How to Understand and Use the Nutrition Facts Label
- Customer Experience, Packaging

How to Understand and Use the Nutrition Facts Label

You can make smarter food choices and identify nutrient-dense items for a healthy diet if you understand what’s in a nutrition facts label. However, not everyone knows how to interpret these essential food labels. 

Information on what a product includes and suggestions for choosing healthier processed foods may be found on the packaging’s front, back, or sides. However, the abundance of figures, ratios, and even complicated-sounding substances can sometimes cause more confusion than clarity.

If you want to understand nutrition facts, label and use the information to your advantage, this post will teach you everything you need to know. 

What is the Main Ingredient on a Nutrition Label?

Food manufacturers are expected to be truthful on their food labels. Therefore, the ingredient that appears first on the list has the highest quantity in the food. Hence, if sugar is listed as the first component, it is the primary ingredient, and the product contains a lot of sugar.

Almost every packaged food has a nutrition facts label on its packaging. These labels break down the number of essential nutrients in the food, such as protein, calories, vitamins, fiber, carbohydrates, and fat. The nutrition label may also mention sodium content if it’s salty and dietary fibers if it has fiber-riched vegetables or fruits. 

The U.S. Food and Drug Administration (FDA) first mandated the inclusion of nutrition facts labels on every packaged food in 1990. It has undergone various revisions throughout the decades, and the latest update was made in 2016.  

What are the Different Types of Food Labels?

Label printing companies are responsible for ensuring that the food labels they print are readable and visible regardless of the packaging’s size. Aside from nutrition fact labels, several other labels in the food package provide additional information about the food, which include:

Front-of-Package (FOP) Labels: Food producers can decide to include FOP symbols or graphics that draw attention to the product’s nutritional aspects if they are beneficial to health, such as being low in calories or added sugar. 

Health Claims: These are claims that have been examined by the FDA and are backed by research suggesting that particular foods or diets may reduce the chance of contracting a disease or other health issue.

Ingredients: The components mentioned on food labels are under FDA regulation. The ingredients must be listed on a packaged item in the order based on their percentage in the food.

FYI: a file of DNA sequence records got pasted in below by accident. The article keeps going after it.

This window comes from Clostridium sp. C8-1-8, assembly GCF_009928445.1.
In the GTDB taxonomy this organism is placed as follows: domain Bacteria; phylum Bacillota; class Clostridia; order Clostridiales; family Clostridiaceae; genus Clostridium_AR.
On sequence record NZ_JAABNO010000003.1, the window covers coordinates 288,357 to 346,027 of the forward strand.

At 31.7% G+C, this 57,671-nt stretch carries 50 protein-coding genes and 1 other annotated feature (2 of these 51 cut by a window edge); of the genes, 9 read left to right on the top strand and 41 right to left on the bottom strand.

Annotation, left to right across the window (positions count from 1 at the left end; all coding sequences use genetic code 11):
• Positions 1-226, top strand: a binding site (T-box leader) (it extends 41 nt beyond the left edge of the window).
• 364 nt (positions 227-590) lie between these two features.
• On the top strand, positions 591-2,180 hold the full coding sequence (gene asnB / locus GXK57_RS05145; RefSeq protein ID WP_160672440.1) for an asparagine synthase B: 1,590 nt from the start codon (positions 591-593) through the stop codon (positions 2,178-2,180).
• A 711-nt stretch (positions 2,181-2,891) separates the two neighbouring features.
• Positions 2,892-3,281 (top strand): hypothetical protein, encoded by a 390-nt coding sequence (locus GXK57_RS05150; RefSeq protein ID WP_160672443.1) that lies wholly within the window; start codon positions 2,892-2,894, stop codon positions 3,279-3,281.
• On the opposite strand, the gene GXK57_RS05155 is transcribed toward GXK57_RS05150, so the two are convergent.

Allergy information: This section warns that the food contains major food allergens such as soybeans, milk, fish, shellfish, wheat, eggs, tree nuts, and peanuts. 

Best-by and Use-by Dates: These dates provide the last date recommended for the food to have the best quality and when it is at its peak of freshness. 

Items that must be found on a food label  

Serving Size

This figure reflects the standardized amount there is in packaged food. Therefore, customers must pay attention to it to reflect on whether they are consuming the right amount of food ingredients or whether it is in excess. 

Total Calories

Calories measure how much energy you can get out of packaged food. Most adults consume about 2,000 calories a day. If you want to maintain a healthy body, pay attention to the daily calorie consumption and the activities you do to burn these calories, such as regularly exercising. 

Percent Daily Values

The Percent Daily Value (%DV) is the ratio of each nutrient in the packaged food and the healthy daily consumption of the ingredient. This figure helps you determine if the food has a low or high amount of a particular nutrient and how much it contributes to your total daily diet. 

Check Out the Nutrition Terms

If you are unfamiliar with nutrition terms, such as single-ingredient sugar labels, do some research first.  

Saturated Fat, Added Sugars, and Sodium

The label includes ingredients such as saturated fat, salt, and added sugars that may harm your health, especially when taken in excess.

Vitamins, Minerals, and Dietary Fiber

This group of ingredients is healthy and can help boost your immune system and allow many of your body’s systems to function optimally. 

Additional Nutrients

The nutrition facts label must include potassium, and vitamin D. Iron and calcium will still be needed. Vitamins A and C are no longer necessary and can still be printed voluntarily.

Conclusion

The latest food nutrition labels make it easier for the customer to see the number of calories and added sugar in packaged food. Furthermore, it also made serving sizes more realistic and accurate. Therefore, if you pay close attention to the nutrition facts label, you can make an informed decision about whether to eat a particular food or not, given your current circumstances. 

How to Understand and Use the Nutrition Facts Label

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